Lieberman-Aiden et al. published Hi-C, a genome-wide (all-to-all) edition of 3C in 2009. Up until the restriction enzyme digestion phase, the procedure is similar to 3C. The overhangs, on the other hand, are loaded with biotinylated residue and blunt-end ligated (as opposed to sticky-end ligation in 3C). To enhance DNA fragments that included a ligation junction, the DNA is snipped with sonication and the biotinylated fragments are pulled down with Streptavidin beads. The fragments are PCR amplified and brought to next-generation sequencing using generic primers. The main stages in the Hi-C protocol are depicted in Figure 1.
Figure 1. Overview of the Hi-C Protocol (Lieberman-Aiden, 2009)
Hi-C sequencing generates a genome-wide map of all restriction areas on all chromosomes, as well as a genome-wide interaction map. Hi-C, unlike Chia-PET, is site-neutral, meaning it can detect interactions between any two genomic loci in the genome. Although this provides the most detailed signal, due to the immense intricacy of Hi-C libraries, sequencing depth between any two restriction areas is restricted Because the number of potential interactions scales quadratically with the number of binding areas, mammalian genomes could have hundreds of billions of fragment-to-fragment encounters. As a result, while Hi-C can produce a high-resolution (2-4kb) interaction matrix for smaller genomes (such as yeast), it is better suited to identifying encounters in larger (>100 kilobase pair) genomic areas in mammalian cells using current sequencing technologies. Hi-C is also influenced by noisy ligation occurrences and coverage biases, as are all ‘C-type assays.
Figure 2. A schematic representation of Hi-C data analysis. (Pal, 2019)
Hi-C data enables multi-scale analysis of the genome's 3D organization. The genome is divided into different "compartments" on a large scale. Hi-C contact maps assessment defined active (“A”) and inactive (“B”) compartments, which coincide with the appearance of active or inactive chromatin domains, respectively The active compartment is made up of genomic areas with transcriptional or epigenetic marks linked with open chromatin. Instead, the inactive compartment protects areas with dense heterochromatin and epigenetic marks that silence gene expression. Instead, when looking at local trends in the contact matrix, topologically affiliating domains (TADs), or areas with a high intradomain contact frequency but few interdomain contacts, arise as a key attribute. Hi-C data has been utilized to classify particular points of contact between remote chromatin areas on an even finer scale. When relating to intrachromosomal (cis) contacts, encounters are sometimes referred to as chromatin loops. The resolution limit of Hi-C data makes this rate of analysis particularly difficult.
The restriction enzymes employed in the experiment and the sequencing depth are the main determinants of Hi-C data resolution. Over the years, we've seen attempts to improve the resolution of Hi-C data by adjusting these parameters, leading to datasets that have grown in size and resolution, achieving extremely high numbers of sequenced reads, particularly for mammalian genomes. In additament, protocol variants with the purpose of enhancing resolution have been suggested.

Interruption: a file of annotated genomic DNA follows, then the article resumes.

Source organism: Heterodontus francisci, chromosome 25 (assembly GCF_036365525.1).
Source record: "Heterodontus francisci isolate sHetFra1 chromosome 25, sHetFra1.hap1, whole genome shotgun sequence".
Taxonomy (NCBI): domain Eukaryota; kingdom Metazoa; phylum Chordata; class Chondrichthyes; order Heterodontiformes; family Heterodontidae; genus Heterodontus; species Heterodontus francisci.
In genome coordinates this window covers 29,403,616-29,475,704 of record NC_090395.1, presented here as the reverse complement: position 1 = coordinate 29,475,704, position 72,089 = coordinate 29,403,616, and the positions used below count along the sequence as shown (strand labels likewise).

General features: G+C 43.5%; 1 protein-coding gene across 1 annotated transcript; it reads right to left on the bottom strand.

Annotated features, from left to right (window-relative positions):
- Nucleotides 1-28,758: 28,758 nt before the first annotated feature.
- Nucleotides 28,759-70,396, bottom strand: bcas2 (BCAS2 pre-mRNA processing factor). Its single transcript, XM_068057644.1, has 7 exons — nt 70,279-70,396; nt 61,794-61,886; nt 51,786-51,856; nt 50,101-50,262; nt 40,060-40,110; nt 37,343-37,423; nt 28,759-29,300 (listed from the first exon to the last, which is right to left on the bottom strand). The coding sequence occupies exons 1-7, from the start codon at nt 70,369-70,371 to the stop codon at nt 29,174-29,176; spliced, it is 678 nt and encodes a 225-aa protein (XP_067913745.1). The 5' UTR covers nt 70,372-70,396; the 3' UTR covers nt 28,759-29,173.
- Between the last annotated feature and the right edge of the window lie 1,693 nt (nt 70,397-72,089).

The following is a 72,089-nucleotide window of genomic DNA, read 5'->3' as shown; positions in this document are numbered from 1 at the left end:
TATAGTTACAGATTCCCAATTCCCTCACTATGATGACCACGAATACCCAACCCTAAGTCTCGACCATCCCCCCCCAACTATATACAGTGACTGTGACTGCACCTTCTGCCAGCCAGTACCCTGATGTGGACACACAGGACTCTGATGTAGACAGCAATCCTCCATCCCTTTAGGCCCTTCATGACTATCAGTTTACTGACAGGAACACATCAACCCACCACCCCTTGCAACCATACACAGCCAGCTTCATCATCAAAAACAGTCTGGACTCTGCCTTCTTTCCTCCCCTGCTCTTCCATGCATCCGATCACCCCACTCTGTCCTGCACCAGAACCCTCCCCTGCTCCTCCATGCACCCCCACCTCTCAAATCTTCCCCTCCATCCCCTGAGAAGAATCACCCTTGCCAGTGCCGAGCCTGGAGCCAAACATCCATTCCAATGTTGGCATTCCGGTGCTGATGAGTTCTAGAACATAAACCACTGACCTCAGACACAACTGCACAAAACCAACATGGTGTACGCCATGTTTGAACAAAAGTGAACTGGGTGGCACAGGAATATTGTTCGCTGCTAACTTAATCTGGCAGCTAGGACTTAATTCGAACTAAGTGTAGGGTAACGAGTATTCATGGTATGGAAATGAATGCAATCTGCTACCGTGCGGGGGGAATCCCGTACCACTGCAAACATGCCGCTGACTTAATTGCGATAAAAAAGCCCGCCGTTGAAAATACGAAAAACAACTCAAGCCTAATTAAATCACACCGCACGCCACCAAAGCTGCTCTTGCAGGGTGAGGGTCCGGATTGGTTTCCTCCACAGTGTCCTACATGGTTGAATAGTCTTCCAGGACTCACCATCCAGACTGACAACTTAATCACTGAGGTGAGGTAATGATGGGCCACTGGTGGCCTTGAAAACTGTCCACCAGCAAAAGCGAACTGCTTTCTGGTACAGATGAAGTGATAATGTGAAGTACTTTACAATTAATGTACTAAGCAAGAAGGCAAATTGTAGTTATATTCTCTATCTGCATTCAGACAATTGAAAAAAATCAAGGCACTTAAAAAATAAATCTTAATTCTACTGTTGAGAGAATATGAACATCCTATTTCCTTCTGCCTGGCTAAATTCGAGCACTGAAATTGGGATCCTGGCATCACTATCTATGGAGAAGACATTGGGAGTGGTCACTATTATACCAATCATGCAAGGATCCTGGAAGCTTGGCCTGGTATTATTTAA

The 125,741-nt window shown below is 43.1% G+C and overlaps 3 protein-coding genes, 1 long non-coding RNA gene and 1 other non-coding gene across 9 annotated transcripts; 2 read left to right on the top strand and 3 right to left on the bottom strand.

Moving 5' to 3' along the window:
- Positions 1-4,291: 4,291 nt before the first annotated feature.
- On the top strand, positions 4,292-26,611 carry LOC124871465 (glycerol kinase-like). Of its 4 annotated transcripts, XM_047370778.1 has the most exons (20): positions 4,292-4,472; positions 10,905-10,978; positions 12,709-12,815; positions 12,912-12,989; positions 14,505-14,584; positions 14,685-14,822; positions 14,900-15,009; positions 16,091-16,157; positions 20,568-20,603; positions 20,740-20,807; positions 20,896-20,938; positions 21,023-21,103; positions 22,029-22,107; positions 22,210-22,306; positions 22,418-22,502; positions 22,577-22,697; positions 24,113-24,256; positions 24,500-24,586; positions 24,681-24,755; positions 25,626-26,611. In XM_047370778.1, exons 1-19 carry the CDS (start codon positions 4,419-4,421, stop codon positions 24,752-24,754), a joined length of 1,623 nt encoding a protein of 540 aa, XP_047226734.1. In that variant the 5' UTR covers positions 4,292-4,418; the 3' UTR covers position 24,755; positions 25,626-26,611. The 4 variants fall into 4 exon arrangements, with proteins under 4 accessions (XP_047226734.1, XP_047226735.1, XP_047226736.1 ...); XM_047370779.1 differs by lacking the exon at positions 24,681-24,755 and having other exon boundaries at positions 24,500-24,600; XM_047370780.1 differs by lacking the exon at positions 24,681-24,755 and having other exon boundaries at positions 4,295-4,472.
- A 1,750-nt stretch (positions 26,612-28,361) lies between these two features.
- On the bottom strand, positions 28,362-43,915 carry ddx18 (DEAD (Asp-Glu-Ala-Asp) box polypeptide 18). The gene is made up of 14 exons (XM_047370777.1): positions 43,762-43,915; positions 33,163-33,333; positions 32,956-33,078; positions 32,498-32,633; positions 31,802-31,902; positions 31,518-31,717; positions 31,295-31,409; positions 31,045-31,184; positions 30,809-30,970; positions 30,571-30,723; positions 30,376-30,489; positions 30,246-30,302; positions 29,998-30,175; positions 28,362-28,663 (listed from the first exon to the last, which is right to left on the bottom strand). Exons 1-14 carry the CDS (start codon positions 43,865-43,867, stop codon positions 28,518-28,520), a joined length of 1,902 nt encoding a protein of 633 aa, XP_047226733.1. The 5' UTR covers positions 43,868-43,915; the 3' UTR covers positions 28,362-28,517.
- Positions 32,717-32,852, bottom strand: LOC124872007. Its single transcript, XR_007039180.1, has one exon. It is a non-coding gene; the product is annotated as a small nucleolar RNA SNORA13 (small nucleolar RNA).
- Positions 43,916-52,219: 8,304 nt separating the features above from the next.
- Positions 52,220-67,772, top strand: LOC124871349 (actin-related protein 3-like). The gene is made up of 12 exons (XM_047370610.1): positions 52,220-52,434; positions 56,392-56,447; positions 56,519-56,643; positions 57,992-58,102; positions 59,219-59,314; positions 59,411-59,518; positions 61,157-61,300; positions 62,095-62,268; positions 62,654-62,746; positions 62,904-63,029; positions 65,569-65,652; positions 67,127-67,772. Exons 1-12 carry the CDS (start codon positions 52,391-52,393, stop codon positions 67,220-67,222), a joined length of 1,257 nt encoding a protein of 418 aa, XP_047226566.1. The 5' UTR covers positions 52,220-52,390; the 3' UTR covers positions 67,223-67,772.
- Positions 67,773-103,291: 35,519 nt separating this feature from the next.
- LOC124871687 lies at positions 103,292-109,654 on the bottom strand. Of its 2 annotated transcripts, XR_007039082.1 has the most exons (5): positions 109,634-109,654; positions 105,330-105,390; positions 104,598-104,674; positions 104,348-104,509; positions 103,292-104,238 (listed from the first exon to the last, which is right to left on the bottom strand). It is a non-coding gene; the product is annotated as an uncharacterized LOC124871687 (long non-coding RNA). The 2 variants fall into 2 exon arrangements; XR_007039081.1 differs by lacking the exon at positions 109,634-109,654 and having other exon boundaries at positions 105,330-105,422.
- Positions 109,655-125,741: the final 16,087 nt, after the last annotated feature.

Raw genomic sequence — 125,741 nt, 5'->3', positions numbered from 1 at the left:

Hi-C data assessment is a multi-step method that can be divided into two parts: preprocessing (from raw data to the Hi-C contact matrix) and downstream analyses.
Preprocessing begins with FASTQ files of paired-end reads acquired from high-throughput sequencing, which are (1) connected to the reference genome, (2) processed to delete spurious signal, and finally read counts are (3) binned and (4) normalized. The last two processes are frequently done at the same time, but they involve different decisions that affect the properties of the normalized contact matrix that is obtained as a final output.
Due to the peculiarity of this info, Hi-C paired-end reads are aligned individually because they are expected to map in different unrelated areas of the genome. The configuration can be done with standard instruments like bowtie or bwa, with the goal of aligning the entire read, as was done in earlier analysis pipelines. Following that, the aligned reads are filtered to erase any spurious signal caused by experimental artifacts While reads filtering is a popular assessment stage in many high-throughput sequencing applications, it is especially essential for Hi-C data because numerous stages in the experimental procedure can cause biases in sequencing outcomes.
Despite the fact that reads are mapped and tabulated on specific restriction fragment ends, Hi-C data is rarely analyzed at this rate Rather, read counts are typically summed up at the stage of genomic bins, which is a continuous partitioning of the genome into fixed-size intervals
Normalization is the last step in the preprocessing process. Binning and normalization of read counts are frequently combined and conducted by the same tools There are two types of Hi-C normalization strategies: explicit and implicit (or matrix-balancing) normalization techniques. Instead, the implicit or matrix-balancing normalization approach does not make any generalizations about the sources of biases in Hi-C read counts.
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